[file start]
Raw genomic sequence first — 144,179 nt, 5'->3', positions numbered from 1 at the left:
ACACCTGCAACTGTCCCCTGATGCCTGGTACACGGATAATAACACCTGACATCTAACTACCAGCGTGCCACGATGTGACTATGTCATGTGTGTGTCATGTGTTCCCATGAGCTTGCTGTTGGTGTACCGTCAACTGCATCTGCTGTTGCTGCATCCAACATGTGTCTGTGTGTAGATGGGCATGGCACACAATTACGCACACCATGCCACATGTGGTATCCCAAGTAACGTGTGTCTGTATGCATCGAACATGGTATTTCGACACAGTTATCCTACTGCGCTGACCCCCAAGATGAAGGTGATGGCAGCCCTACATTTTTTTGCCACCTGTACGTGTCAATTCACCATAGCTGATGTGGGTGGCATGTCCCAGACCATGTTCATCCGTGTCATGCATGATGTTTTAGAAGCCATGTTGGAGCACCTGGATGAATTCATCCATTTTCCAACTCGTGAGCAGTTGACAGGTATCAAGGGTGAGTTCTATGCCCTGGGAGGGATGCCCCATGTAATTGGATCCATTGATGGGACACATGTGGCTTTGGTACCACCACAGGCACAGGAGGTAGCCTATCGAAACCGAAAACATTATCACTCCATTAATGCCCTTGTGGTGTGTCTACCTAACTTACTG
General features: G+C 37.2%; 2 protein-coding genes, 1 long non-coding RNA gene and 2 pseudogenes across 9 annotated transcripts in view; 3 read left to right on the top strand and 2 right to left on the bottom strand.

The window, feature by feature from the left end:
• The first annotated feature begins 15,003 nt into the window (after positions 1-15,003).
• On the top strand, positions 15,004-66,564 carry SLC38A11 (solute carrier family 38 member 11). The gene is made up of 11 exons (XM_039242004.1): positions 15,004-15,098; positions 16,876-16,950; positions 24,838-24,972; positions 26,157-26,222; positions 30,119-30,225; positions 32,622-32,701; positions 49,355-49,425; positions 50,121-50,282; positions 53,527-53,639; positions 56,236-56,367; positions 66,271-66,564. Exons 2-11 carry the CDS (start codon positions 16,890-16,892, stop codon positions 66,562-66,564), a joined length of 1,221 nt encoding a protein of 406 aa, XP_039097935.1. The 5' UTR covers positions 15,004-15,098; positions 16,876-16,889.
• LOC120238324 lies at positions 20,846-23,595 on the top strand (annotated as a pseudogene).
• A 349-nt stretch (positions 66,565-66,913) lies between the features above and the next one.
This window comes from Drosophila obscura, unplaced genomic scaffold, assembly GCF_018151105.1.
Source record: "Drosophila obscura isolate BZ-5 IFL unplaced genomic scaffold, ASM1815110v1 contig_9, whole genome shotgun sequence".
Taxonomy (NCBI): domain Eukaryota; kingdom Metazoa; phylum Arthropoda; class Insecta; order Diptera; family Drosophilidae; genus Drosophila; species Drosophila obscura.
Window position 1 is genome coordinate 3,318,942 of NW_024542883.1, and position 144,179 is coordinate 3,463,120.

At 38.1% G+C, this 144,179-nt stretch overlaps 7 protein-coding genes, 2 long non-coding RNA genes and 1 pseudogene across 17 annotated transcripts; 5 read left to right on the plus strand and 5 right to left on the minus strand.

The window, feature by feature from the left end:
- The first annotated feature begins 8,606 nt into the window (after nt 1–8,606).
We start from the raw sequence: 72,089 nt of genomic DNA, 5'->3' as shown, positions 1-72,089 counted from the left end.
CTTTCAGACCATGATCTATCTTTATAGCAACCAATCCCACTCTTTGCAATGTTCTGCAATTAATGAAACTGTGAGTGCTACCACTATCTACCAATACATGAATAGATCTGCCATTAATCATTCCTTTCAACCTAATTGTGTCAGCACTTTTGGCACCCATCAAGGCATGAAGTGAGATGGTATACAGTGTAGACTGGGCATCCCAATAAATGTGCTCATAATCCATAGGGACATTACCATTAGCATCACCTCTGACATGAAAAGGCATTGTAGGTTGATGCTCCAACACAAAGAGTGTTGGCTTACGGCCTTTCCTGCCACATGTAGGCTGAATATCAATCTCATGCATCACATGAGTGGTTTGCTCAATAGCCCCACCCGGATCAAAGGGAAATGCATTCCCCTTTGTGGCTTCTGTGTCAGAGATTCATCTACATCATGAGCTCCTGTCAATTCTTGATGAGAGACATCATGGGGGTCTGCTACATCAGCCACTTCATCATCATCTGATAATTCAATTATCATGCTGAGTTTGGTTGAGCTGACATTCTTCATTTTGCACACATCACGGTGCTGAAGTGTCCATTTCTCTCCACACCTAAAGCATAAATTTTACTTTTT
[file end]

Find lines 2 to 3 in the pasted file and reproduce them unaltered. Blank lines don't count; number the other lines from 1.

ACACCTGCAACTGTCCCCTGATGCCTGGTACACGGATAATAACACCTGACATCTAACTACCAGCGTGCCACGATGTGACTATGTCATGTGTGTGTCATGTGTTCCCATGAGCTTGCTGTTGGTGTACCGTCAACTGCATCTGCTGTTGCTGCATCCAACATGTGTCTGTGTGTAGATGGGCATGGCACACAATTACGCACACCATGCCACATGTGGTATCCCAAGTAACGTGTGTCTGTATGCATCGAACATGGTATTTCGACACAGTTATCCTACTGCGCTGACCCCCAAGATGAAGGTGATGGCAGCCCTACATTTTTTTGCCACCTGTACGTGTCAATTCACCATAGCTGATGTGGGTGGCATGTCCCAGACCATGTTCATCCGTGTCATGCATGATGTTTTAGAAGCCATGTTGGAGCACCTGGATGAATTCATCCATTTTCCAACTCGTGAGCAGTTGACAGGTATCAAGGGTGAGTTCTATGCCCTGGGAGGGATGCCCCATGTAATTGGATCCATTGATGGGACACATGTGGCTTTGGTACCACCACAGGCACAGGAGGTAGCCTATCGAAACCGAAAACATTATCACTCCATTAATGCCCTTGTGGTGTGTCTACCTAACTTACTG
General features: G+C 37.2%; 2 protein-coding genes, 1 long non-coding RNA gene and 2 pseudogenes across 9 annotated transcripts in view; 3 read left to right on the top strand and 2 right to left on the bottom strand.